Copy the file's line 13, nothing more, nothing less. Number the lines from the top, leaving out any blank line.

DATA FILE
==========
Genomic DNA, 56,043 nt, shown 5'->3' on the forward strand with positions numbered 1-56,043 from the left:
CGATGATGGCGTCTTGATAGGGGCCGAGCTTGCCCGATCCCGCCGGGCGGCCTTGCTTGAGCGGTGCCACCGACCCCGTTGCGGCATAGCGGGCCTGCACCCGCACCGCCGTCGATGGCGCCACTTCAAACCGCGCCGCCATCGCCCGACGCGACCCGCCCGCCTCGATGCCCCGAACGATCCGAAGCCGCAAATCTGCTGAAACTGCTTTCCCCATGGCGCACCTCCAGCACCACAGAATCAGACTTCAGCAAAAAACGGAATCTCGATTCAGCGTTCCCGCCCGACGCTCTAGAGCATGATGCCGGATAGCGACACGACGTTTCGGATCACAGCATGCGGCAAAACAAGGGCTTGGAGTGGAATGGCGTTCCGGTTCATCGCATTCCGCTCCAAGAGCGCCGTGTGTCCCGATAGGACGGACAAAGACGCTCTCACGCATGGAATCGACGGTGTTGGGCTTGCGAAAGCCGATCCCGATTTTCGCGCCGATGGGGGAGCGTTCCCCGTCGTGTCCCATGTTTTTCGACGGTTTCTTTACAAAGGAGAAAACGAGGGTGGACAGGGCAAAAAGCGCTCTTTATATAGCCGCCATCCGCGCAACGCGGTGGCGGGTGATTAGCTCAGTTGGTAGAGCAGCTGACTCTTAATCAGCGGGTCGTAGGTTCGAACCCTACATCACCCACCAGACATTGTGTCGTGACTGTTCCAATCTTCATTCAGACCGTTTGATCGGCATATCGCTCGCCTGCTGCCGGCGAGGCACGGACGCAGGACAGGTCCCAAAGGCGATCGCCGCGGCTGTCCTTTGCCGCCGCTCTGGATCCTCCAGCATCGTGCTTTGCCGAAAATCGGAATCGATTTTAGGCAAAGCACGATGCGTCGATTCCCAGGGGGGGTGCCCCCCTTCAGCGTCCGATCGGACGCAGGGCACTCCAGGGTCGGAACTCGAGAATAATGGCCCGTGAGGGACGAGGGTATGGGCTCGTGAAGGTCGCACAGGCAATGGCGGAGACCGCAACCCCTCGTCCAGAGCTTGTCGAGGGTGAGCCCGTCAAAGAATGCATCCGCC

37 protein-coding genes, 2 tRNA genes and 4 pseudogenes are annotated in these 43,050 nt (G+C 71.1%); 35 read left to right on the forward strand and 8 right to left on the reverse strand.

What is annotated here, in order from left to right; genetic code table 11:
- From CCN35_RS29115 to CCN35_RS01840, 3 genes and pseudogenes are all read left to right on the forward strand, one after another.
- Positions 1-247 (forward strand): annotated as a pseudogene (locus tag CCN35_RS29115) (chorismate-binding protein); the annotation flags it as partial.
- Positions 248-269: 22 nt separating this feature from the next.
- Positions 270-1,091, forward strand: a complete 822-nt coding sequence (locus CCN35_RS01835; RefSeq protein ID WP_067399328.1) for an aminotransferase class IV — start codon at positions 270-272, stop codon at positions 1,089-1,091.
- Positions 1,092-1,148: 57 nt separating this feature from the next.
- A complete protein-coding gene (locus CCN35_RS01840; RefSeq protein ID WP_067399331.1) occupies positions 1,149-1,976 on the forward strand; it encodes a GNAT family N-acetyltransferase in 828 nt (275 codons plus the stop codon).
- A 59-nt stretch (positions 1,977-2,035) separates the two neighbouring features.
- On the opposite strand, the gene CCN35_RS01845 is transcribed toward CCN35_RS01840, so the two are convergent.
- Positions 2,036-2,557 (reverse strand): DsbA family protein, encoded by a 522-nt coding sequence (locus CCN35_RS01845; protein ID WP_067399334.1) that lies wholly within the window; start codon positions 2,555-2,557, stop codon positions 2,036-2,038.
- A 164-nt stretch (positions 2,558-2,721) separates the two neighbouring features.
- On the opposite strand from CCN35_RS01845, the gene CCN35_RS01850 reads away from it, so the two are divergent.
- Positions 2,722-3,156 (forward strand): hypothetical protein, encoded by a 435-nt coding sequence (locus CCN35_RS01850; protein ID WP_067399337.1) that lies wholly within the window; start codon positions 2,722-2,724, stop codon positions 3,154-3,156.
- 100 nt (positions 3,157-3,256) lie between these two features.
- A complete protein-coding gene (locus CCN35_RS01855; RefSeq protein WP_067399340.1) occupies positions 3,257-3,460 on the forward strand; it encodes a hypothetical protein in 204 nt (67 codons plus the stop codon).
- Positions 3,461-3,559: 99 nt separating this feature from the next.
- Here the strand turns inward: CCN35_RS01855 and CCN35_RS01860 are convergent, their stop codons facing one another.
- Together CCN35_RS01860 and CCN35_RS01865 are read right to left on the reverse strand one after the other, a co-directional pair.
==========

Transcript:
- Positions 2,036-2,557 (reverse strand): DsbA family protein, encoded by a 522-nt coding sequence (locus CCN35_RS01845; protein ID WP_067399334.1) that lies wholly within the window; start codon positions 2,555-2,557, stop codon positions 2,036-2,038.